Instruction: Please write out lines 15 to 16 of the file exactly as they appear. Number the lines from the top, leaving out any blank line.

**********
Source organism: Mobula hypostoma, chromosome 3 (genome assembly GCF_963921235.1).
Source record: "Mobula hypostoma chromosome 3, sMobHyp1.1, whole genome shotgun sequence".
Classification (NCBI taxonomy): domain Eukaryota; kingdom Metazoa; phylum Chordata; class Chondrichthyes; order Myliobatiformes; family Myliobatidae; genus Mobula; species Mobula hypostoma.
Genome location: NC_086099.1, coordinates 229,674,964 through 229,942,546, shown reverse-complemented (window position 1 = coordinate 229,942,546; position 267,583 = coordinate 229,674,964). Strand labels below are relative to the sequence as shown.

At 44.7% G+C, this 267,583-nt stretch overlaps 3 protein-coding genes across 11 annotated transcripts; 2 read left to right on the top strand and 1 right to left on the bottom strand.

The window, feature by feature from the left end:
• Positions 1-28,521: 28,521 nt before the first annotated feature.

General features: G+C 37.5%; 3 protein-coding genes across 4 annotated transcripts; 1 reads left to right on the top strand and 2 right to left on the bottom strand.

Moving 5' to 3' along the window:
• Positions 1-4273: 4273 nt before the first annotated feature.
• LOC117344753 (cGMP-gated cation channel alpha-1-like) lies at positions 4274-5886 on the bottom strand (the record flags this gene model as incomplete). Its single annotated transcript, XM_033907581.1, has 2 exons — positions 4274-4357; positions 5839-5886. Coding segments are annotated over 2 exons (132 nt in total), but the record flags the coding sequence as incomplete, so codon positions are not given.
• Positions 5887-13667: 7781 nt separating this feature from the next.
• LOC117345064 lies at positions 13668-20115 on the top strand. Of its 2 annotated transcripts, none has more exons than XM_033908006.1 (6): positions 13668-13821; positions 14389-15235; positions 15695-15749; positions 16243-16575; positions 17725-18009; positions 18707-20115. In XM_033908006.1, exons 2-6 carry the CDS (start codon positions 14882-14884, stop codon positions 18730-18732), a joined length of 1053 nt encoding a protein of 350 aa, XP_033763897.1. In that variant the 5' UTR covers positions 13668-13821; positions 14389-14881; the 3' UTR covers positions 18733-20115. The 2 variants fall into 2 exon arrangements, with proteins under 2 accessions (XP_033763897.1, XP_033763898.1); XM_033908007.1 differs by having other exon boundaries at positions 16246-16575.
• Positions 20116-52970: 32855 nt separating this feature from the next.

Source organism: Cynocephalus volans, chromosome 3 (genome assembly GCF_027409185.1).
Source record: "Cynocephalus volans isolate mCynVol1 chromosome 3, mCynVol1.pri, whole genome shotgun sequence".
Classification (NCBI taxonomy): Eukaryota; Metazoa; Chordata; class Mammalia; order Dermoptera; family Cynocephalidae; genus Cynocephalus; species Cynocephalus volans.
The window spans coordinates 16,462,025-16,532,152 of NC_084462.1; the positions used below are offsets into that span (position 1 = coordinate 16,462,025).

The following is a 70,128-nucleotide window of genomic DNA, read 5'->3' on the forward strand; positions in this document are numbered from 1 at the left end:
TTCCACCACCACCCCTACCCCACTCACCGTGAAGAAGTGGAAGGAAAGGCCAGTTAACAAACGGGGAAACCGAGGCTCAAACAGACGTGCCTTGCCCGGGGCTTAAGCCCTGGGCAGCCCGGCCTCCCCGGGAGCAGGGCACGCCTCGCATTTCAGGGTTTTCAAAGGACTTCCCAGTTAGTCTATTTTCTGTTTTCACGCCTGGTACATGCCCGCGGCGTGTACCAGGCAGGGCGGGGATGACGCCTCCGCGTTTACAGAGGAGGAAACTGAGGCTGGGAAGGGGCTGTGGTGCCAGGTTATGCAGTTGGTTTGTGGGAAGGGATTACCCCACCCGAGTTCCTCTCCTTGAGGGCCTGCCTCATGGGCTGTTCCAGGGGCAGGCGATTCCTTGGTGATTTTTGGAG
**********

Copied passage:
Source organism: Cynocephalus volans, chromosome 3 (genome assembly GCF_027409185.1).
Source record: "Cynocephalus volans isolate mCynVol1 chromosome 3, mCynVol1.pri, whole genome shotgun sequence".